Better stillbirth help for families needed, says B.C. woman
Jamie Ascher lost her two sons and now works to help others like her
Five years ago, Jaime Ascher held her stillborn son, James, in her arms.
A few days before giving birth, the New Westminster, B.C., resident had already been told that her son's heart had stopped beating — but that didn't lessen the shock.
"Nothing can prepare you for those moments of holding your child who never got to take a breath," Ascher told On the Coast host Stephen Quinn.
"We had to say goodbye, walk out the door, and go home, without a baby."
Ascher said that although hospital staff were supportive, she didn't encounter a lot of people who really understood her grief.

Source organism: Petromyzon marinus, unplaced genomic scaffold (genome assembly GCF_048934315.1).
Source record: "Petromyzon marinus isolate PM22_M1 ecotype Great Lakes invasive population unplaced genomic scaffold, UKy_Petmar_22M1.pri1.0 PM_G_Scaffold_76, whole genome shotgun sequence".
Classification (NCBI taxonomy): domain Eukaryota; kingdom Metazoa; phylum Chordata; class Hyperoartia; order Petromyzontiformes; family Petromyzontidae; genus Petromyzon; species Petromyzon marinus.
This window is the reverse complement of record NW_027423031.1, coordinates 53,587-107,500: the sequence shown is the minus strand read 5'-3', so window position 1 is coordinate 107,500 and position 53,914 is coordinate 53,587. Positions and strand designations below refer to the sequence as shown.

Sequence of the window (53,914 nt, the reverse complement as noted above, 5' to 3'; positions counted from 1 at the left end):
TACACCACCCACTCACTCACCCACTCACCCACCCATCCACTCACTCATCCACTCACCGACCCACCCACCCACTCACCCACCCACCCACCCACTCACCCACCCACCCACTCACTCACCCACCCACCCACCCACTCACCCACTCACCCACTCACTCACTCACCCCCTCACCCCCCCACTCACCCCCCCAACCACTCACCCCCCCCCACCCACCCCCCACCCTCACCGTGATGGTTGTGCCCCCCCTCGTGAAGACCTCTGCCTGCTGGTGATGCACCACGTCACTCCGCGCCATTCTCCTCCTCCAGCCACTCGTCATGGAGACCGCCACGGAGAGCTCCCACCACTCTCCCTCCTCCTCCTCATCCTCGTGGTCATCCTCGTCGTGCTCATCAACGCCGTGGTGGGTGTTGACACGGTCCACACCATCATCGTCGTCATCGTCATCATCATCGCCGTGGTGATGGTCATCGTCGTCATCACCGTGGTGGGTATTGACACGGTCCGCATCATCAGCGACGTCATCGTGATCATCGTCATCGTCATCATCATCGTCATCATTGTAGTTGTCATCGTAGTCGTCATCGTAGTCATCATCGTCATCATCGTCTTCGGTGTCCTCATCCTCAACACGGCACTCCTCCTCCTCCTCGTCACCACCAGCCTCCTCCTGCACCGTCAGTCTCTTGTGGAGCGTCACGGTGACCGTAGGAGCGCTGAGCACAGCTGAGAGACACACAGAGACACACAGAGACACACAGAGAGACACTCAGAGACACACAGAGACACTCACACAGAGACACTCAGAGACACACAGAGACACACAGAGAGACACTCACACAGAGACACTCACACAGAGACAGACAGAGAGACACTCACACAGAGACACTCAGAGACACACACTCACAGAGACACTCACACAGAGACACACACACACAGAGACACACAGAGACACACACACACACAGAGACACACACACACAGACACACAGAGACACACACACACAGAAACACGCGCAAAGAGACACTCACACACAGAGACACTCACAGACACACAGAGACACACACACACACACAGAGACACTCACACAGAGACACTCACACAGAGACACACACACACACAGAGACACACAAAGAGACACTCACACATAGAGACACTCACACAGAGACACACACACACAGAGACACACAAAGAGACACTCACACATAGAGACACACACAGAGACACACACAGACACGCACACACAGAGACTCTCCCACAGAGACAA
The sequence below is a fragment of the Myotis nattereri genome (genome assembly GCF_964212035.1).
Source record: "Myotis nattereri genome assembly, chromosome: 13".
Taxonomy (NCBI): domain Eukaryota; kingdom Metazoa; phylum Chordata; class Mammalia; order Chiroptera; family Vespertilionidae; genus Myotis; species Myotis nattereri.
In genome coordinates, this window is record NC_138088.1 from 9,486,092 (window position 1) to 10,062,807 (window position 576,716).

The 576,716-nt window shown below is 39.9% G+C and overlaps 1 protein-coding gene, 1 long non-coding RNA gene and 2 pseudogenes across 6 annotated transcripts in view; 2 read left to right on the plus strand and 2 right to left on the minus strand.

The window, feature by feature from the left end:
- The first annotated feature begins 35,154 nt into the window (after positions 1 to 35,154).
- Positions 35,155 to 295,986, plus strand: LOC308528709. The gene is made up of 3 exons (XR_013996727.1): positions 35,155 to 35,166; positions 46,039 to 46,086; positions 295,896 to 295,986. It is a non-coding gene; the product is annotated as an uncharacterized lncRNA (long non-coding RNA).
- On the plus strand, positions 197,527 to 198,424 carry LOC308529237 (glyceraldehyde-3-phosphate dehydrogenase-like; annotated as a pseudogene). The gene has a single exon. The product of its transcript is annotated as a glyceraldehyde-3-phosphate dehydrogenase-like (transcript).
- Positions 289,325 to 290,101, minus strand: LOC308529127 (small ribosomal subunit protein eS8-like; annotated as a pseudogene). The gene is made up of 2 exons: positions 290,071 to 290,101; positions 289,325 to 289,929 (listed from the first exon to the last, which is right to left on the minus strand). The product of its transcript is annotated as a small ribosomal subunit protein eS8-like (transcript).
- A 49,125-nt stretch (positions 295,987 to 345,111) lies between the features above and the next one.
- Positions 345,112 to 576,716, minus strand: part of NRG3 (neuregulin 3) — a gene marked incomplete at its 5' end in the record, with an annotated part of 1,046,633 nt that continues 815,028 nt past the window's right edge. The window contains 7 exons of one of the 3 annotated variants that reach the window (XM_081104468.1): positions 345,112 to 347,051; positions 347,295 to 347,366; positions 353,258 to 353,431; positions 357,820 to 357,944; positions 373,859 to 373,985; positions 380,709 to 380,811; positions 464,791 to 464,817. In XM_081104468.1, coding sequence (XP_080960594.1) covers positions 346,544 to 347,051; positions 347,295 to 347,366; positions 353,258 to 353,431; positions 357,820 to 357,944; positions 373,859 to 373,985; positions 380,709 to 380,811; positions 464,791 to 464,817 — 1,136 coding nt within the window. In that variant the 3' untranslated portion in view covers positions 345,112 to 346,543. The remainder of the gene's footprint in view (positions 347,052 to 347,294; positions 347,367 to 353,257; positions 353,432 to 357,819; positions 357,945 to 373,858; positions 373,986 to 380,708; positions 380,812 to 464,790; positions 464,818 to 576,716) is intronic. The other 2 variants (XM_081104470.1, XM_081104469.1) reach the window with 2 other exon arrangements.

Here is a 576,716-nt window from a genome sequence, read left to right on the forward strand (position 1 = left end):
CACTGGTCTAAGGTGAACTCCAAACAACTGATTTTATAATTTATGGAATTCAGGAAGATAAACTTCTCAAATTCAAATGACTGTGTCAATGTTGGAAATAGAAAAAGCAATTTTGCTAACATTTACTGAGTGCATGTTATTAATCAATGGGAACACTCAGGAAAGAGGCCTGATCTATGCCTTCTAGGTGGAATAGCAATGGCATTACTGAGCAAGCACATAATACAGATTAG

"It's not a topic people talk about," she said.
Those who have experienced a stillborn need support from family and friends, said Ascher — but often they don't equate the loss of a stillborn baby with the loss of any other family member.
"Our babies are our children, even though they didn't take a breath."
Conference calls for prevention, awareness
After giving birth to another stillborn in 2013 — her son Zachary — Ascher decided to look for support. She found it in Still Life Canada, an organization for which she is now president.
Still Life Canada has partnered with the International Stillbirth Alliance to host a conference that calls for more effective stillbirth prevention. It also aims to raise awareness about the grief experienced by those affected, and the compassion they need from others.
The International Conference on Stillbirth Prevention and Care takes place on Oct. 2 in Vancouver.
The all-day conference will feature a variety of speakers — medical professionals, parents who have had stillborn babies, and academics — and will be followed by a workshop on Saturday.
To hear the full interview, listen to the audio labelled: President of Still Life Canada wants better and more compassionate care for parents whose babies are born still